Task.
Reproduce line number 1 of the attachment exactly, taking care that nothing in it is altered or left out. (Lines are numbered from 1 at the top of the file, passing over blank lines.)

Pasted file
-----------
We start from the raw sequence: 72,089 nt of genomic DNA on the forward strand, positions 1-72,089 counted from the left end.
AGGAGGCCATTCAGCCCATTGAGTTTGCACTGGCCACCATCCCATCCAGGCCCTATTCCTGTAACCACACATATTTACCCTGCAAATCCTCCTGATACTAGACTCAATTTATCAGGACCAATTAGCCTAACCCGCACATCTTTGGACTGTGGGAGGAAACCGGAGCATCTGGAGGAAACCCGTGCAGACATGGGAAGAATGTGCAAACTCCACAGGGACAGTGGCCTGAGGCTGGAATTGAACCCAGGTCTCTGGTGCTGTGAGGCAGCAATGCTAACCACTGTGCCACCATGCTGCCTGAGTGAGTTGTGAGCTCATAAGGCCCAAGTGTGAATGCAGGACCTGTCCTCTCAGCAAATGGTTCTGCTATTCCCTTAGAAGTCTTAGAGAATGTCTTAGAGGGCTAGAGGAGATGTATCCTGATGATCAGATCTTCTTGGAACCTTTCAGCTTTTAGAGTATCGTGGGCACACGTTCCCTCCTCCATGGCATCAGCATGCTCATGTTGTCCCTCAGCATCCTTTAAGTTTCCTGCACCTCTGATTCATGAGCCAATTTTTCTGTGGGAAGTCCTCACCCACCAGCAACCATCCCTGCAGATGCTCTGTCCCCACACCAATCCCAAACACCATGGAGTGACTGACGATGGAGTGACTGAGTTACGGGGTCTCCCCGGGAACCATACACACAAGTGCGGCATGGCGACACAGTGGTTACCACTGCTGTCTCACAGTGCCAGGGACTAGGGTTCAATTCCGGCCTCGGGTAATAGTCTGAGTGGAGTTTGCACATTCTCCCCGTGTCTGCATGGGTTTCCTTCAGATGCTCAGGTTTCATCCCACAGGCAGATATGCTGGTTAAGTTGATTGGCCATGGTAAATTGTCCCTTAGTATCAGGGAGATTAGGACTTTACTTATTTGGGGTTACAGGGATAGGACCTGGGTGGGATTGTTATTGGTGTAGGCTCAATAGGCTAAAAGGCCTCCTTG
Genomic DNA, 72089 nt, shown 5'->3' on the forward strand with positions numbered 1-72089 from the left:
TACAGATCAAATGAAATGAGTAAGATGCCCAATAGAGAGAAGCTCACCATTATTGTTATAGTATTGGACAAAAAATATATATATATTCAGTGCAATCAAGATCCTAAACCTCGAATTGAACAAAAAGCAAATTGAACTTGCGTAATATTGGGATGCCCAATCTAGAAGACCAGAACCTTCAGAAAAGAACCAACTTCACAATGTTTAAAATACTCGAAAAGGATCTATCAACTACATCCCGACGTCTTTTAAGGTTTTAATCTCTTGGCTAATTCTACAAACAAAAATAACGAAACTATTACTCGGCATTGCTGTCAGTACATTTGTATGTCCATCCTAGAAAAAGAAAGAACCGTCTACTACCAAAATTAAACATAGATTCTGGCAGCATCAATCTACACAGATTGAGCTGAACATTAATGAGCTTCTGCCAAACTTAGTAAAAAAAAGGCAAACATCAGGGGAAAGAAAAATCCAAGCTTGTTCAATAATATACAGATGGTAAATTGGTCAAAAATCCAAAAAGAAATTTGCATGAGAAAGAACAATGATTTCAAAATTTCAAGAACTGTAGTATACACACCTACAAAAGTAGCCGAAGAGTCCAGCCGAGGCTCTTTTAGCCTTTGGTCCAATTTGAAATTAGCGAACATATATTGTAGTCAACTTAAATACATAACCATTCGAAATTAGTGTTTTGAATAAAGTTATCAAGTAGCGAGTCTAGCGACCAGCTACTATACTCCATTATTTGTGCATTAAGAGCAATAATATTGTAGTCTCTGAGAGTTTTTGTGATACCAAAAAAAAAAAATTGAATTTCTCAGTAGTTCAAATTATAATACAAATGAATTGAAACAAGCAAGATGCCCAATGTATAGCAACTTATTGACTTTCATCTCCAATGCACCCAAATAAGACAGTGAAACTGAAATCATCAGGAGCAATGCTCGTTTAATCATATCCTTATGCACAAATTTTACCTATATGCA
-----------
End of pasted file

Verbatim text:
We start from the raw sequence: 72,089 nt of genomic DNA on the forward strand, positions 1-72,089 counted from the left end.